As part of COA's ongoing effort to add practical value to accreditation and encourage human service organizations to meet standards for efficient management and high-quality service, COA has pursued recognition of COA accreditation from entities that fund and/or license human service organizations. Recognition highlights the value of COA accreditation and serves as a benchmark for governmental entities.
Currently, COA is recognized in over two hundred instances in 47 states, the District of Columbia, Canada, and China. This number continues to grow based on state interest in the use of accreditation, and as COA increases its efforts to build relationships with state and county departments.
All of COA's recognitions are available online.
Types of Recognitions
Deemed status is when a state licensing body recognizes COA accreditation and allows COA accredited human service organizations to provide proof of accreditation in lieu of undergoing certain parts of the licensing process. Any exemptions from the licensing process are determined by the state. States may offer partial or complete deemed status to accredited organizations. This allows organizations to substitute national accreditation for:
- department requirements for licensure; or
- site inspections by the state.
States may mandate that certain types of human service organizations become accredited. This can apply to:
- all licensed providers;
- Medicaid providers; and/or
- department contractors.
Quality Rating Systems
Quality Rating Systems (QRS), which may also be known as Quality Rating Improvement Systems (QRIS), are used by states to distinguish child care and youth programs based on service delivery. States establish tiered ratings—such as stars, points, or levels—as a way to help consumers, government agencies, and other entities to determine the performance of a program. Each state has a unique QRS/QRIS system that sometimes employs COA accreditation as a means of increasing a program's QRS/QRIS rating, level, or tier.
A higher QRS/QRIS rating, level, or tier may allow an organization or program to:
- receive higher reimbursement rates;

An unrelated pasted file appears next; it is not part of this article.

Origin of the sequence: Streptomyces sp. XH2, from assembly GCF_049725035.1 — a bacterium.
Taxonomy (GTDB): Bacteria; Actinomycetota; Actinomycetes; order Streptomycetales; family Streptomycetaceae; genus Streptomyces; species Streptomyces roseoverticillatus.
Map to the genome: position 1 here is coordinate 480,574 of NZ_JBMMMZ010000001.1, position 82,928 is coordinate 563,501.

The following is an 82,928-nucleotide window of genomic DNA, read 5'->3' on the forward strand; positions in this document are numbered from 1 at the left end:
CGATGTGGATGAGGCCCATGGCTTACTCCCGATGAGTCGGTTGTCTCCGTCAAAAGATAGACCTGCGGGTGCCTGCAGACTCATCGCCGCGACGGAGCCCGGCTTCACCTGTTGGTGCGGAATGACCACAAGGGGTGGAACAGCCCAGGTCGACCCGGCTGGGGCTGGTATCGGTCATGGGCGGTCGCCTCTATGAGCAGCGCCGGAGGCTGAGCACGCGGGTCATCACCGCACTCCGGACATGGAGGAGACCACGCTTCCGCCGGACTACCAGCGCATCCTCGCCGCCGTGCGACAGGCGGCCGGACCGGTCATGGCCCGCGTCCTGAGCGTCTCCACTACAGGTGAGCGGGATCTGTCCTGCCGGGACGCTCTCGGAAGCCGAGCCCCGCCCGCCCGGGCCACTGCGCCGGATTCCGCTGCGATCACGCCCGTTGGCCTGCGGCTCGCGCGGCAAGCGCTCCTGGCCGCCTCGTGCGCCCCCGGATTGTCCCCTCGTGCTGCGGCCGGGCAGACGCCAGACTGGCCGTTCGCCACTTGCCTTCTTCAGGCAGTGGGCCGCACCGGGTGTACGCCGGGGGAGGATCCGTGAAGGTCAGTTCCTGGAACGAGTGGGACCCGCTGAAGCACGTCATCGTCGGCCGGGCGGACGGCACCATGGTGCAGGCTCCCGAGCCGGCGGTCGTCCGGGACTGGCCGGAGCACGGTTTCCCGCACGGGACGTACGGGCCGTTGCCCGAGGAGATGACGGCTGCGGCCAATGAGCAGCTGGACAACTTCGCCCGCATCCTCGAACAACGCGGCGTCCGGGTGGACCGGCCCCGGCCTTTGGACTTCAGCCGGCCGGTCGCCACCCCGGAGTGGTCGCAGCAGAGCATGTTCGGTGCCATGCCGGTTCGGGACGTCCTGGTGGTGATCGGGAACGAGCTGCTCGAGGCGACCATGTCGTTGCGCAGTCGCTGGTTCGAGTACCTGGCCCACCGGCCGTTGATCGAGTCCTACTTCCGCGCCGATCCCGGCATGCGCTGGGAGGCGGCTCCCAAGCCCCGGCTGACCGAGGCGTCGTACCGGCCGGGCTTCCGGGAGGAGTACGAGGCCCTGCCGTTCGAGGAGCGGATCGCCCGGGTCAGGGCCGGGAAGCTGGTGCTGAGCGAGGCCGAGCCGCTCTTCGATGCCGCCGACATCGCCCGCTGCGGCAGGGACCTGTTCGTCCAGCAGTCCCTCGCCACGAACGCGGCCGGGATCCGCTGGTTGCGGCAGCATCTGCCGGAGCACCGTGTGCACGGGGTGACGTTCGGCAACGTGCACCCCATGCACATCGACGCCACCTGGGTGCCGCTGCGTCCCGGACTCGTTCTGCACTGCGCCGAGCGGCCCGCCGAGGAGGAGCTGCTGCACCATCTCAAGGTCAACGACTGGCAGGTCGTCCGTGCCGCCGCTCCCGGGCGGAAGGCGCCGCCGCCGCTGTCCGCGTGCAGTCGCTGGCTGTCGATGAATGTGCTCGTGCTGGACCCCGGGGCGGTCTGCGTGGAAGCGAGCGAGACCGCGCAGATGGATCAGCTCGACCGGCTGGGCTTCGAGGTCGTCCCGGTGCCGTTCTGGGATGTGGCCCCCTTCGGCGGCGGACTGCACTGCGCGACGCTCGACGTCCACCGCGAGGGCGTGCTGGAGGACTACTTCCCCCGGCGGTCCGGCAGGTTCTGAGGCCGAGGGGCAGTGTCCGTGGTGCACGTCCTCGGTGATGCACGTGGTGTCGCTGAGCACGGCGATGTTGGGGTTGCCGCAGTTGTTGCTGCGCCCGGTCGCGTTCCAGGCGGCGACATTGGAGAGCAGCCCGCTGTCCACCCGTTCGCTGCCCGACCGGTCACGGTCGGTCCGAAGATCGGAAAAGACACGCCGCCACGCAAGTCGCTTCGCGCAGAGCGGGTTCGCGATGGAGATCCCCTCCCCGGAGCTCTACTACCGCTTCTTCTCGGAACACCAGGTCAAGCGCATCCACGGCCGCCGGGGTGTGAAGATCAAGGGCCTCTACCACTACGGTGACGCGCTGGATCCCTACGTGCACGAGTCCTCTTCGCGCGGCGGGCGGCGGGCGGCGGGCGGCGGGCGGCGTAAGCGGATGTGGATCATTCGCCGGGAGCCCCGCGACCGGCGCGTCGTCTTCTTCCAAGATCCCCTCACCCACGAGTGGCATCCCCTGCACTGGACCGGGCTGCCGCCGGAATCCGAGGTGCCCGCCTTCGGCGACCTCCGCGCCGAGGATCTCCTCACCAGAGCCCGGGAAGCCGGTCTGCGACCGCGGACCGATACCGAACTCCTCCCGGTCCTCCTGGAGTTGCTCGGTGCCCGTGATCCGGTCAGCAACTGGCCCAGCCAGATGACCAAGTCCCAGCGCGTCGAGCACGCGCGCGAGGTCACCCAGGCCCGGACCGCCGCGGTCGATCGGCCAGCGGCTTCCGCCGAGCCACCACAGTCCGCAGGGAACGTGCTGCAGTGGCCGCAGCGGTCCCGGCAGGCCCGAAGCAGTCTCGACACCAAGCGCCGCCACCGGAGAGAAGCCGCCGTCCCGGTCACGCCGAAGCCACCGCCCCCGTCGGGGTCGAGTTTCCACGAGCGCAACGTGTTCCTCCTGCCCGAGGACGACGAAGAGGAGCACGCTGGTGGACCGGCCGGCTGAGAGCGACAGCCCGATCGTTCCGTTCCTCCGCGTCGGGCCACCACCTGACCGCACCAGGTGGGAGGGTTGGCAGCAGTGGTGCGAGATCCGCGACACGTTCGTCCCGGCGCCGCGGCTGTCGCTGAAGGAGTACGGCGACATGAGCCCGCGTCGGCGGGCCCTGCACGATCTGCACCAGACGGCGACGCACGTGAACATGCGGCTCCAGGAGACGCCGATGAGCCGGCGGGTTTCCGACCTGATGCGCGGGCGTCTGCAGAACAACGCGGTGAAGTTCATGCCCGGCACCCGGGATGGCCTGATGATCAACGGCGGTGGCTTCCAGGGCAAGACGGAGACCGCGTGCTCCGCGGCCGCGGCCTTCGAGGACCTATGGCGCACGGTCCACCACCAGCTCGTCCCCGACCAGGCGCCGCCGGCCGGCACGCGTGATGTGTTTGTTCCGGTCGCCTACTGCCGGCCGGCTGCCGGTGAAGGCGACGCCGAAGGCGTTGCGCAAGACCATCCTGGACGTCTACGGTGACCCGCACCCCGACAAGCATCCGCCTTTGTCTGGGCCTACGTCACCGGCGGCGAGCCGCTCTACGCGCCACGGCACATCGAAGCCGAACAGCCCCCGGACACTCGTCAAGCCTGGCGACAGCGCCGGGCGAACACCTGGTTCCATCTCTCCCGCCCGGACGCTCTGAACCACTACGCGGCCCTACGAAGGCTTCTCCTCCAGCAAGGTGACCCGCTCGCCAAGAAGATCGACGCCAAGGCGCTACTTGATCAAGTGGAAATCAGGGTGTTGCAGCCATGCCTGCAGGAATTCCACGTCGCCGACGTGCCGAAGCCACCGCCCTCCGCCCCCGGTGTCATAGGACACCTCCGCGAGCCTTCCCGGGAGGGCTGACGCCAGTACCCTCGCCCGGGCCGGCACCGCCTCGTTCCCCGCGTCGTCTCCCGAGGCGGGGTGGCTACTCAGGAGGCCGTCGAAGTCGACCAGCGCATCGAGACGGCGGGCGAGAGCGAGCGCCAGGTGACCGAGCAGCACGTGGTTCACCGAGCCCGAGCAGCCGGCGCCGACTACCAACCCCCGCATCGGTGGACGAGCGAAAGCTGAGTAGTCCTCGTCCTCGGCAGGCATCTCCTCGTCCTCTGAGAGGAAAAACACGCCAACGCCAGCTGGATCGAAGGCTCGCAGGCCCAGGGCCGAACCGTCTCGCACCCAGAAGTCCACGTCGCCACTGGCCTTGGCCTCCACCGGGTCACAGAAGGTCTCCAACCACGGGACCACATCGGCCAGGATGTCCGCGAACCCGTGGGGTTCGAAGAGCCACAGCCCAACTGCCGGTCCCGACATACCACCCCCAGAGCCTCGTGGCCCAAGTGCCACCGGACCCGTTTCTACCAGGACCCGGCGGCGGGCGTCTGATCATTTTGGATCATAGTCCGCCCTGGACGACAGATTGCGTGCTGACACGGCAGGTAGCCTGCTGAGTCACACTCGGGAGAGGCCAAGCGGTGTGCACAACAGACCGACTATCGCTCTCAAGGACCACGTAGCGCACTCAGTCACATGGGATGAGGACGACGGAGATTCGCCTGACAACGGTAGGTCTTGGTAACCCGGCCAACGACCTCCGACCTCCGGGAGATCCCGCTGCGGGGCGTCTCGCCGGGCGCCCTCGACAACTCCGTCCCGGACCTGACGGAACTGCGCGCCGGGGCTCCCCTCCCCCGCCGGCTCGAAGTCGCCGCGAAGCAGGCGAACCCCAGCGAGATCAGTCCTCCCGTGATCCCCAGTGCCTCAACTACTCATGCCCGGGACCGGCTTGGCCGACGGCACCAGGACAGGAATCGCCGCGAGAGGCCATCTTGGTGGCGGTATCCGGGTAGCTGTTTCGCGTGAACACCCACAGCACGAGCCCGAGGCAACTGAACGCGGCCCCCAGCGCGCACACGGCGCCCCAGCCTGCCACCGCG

- gain access to beneficial community resources;
- expand opportunities for grants or additional funding; and/or
- increase its customer base.
Tiered Reimbursement Systems
In child care, states may implement tiered reimbursement systems that allow providers who meet certain standards, including national accreditation, to receive higher payments.
Training and/or Financial Support
States and private organizations, such as foundations and grant makers, may offer training or financial support to organizations seeking accreditation.
Recognition of accreditation may extend to all of the services under a state department's purview or specific to only certain types of providers. The following is a current list of recognitions categorized by state.
To submit questions or comments, or to report inaccuracies or changes in any of our listed recognitions, please complete the form below which will be forwarded to COA’s Government Relations department. To speak to someone directly, please feel free to contact Jaclyn Green-Stock, Public Affairs and Strategic Partnership Associate, either by email or telephone at 212.797.3000, extension 226.
Volunteer Roles: Evaluator; Lead Evaluator; Peer Reviewer; Team Leader
I have found that being a COA Volunteer builds my professional skills and experience in ways that more traditional workshops do not. The opportunity to learn about best practices through the COA standards and then see how agencies implement them is truly a growth experience.